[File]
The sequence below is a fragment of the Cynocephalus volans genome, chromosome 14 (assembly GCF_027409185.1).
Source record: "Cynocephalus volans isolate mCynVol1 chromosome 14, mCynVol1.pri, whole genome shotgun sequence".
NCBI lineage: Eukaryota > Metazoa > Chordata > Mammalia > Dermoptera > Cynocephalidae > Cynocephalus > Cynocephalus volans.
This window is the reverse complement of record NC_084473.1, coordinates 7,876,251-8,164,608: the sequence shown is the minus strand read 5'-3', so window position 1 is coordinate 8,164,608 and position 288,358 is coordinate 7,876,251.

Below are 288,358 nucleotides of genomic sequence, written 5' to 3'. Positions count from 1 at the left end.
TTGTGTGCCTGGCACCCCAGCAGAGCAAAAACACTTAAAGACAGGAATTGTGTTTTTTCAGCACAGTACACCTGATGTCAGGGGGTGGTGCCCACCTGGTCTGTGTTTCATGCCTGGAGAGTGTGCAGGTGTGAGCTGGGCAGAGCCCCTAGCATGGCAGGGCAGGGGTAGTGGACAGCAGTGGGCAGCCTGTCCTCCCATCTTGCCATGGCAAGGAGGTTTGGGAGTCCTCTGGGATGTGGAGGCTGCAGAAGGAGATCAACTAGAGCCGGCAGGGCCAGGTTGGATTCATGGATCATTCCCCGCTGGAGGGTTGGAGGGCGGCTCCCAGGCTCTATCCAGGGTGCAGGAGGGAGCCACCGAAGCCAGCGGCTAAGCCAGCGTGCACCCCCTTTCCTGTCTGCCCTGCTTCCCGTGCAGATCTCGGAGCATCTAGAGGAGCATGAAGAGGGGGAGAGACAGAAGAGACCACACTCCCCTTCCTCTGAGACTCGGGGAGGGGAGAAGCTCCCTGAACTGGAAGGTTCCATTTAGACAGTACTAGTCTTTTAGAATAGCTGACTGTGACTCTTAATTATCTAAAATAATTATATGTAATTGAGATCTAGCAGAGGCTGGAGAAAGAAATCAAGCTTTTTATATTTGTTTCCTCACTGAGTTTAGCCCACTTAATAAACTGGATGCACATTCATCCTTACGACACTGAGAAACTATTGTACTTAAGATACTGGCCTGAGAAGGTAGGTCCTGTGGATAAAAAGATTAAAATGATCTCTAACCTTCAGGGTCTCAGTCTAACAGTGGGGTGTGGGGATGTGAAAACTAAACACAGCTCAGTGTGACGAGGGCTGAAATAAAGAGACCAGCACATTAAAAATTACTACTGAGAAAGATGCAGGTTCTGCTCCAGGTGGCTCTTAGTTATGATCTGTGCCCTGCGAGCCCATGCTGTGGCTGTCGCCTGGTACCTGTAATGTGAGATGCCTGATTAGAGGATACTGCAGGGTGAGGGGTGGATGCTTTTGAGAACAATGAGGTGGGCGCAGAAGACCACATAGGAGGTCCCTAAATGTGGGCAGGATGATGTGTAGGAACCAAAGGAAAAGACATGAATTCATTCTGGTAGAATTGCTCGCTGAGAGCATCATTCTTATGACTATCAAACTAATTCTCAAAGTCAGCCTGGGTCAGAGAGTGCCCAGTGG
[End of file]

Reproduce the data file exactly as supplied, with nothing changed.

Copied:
The sequence below is a fragment of the Cynocephalus volans genome, chromosome 14 (assembly GCF_027409185.1).
Source record: "Cynocephalus volans isolate mCynVol1 chromosome 14, mCynVol1.pri, whole genome shotgun sequence".
NCBI lineage: Eukaryota > Metazoa > Chordata > Mammalia > Dermoptera > Cynocephalidae > Cynocephalus > Cynocephalus volans.
This window is the reverse complement of record NC_084473.1, coordinates 7,876,251-8,164,608: the sequence shown is the minus strand read 5'-3', so window position 1 is coordinate 8,164,608 and position 288,358 is coordinate 7,876,251.

Below are 288,358 nucleotides of genomic sequence, written 5' to 3'. Positions count from 1 at the left end.
TTGTGTGCCTGGCACCCCAGCAGAGCAAAAACACTTAAAGACAGGAATTGTGTTTTTTCAGCACAGTACACCTGATGTCAGGGGGTGGTGCCCACCTGGTCTGTGTTTCATGCCTGGAGAGTGTGCAGGTGTGAGCTGGGCAGAGCCCCTAGCATGGCAGGGCAGGGGTAGTGGACAGCAGTGGGCAGCCTGTCCTCCCATCTTGCCATGGCAAGGAGGTTTGGGAGTCCTCTGGGATGTGGAGGCTGCAGAAGGAGATCAACTAGAGCCGGCAGGGCCAGGTTGGATTCATGGATCATTCCCCGCTGGAGGGTTGGAGGGCGGCTCCCAGGCTCTATCCAGGGTGCAGGAGGGAGCCACCGAAGCCAGCGGCTAAGCCAGCGTGCACCCCCTTTCCTGTCTGCCCTGCTTCCCGTGCAGATCTCGGAGCATCTAGAGGAGCATGAAGAGGGGGAGAGACAGAAGAGACCACACTCCCCTTCCTCTGAGACTCGGGGAGGGGAGAAGCTCCCTGAACTGGAAGGTTCCATTTAGACAGTACTAGTCTTTTAGAATAGCTGACTGTGACTCTTAATTATCTAAAATAATTATATGTAATTGAGATCTAGCAGAGGCTGGAGAAAGAAATCAAGCTTTTTATATTTGTTTCCTCACTGAGTTTAGCCCACTTAATAAACTGGATGCACATTCATCCTTACGACACTGAGAAACTATTGTACTTAAGATACTGGCCTGAGAAGGTAGGTCCTGTGGATAAAAAGATTAAAATGATCTCTAACCTTCAGGGTCTCAGTCTAACAGTGGGGTGTGGGGATGTGAAAACTAAACACAGCTCAGTGTGACGAGGGCTGAAATAAAGAGACCAGCACATTAAAAATTACTACTGAGAAAGATGCAGGTTCTGCTCCAGGTGGCTCTTAGTTATGATCTGTGCCCTGCGAGCCCATGCTGTGGCTGTCGCCTGGTACCTGTAATGTGAGATGCCTGATTAGAGGATACTGCAGGGTGAGGGGTGGATGCTTTTGAGAACAATGAGGTGGGCGCAGAAGACCACATAGGAGGTCCCTAAATGTGGGCAGGATGATGTGTAGGAACCAAAGGAAAAGACATGAATTCATTCTGGTAGAATTGCTCGCTGAGAGCATCATTCTTATGACTATCAAACTAATTCTCAAAGTCAGCCTGGGTCAGAGAGTGCCCAGTGG